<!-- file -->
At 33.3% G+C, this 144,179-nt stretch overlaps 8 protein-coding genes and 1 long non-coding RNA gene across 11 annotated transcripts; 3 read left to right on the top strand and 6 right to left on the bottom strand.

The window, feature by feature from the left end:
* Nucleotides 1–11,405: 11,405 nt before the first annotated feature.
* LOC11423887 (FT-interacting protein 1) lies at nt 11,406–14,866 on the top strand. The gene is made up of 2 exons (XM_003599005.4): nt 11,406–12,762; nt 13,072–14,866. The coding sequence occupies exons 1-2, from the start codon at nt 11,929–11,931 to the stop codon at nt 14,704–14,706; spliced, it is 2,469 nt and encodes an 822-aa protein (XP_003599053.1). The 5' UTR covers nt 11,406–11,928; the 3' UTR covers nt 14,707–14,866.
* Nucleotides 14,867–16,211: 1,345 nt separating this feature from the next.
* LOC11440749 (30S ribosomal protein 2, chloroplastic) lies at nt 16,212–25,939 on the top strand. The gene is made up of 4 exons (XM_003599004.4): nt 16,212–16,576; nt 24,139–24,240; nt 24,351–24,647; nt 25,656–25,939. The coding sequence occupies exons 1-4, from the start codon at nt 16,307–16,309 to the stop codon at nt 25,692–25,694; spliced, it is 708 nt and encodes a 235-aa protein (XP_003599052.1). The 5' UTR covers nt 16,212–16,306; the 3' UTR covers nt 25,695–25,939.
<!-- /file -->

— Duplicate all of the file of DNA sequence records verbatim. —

At 33.3% G+C, this 144,179-nt stretch overlaps 8 protein-coding genes and 1 long non-coding RNA gene across 11 annotated transcripts; 3 read left to right on the top strand and 6 right to left on the bottom strand.

The window, feature by feature from the left end:
* Nucleotides 1–11,405: 11,405 nt before the first annotated feature.
* LOC11423887 (FT-interacting protein 1) lies at nt 11,406–14,866 on the top strand. The gene is made up of 2 exons (XM_003599005.4): nt 11,406–12,762; nt 13,072–14,866. The coding sequence occupies exons 1-2, from the start codon at nt 11,929–11,931 to the stop codon at nt 14,704–14,706; spliced, it is 2,469 nt and encodes an 822-aa protein (XP_003599053.1). The 5' UTR covers nt 11,406–11,928; the 3' UTR covers nt 14,707–14,866.
* Nucleotides 14,867–16,211: 1,345 nt separating this feature from the next.
* LOC11440749 (30S ribosomal protein 2, chloroplastic) lies at nt 16,212–25,939 on the top strand. The gene is made up of 4 exons (XM_003599004.4): nt 16,212–16,576; nt 24,139–24,240; nt 24,351–24,647; nt 25,656–25,939. The coding sequence occupies exons 1-4, from the start codon at nt 16,307–16,309 to the stop codon at nt 25,692–25,694; spliced, it is 708 nt and encodes a 235-aa protein (XP_003599052.1). The 5' UTR covers nt 16,212–16,306; the 3' UTR covers nt 25,695–25,939.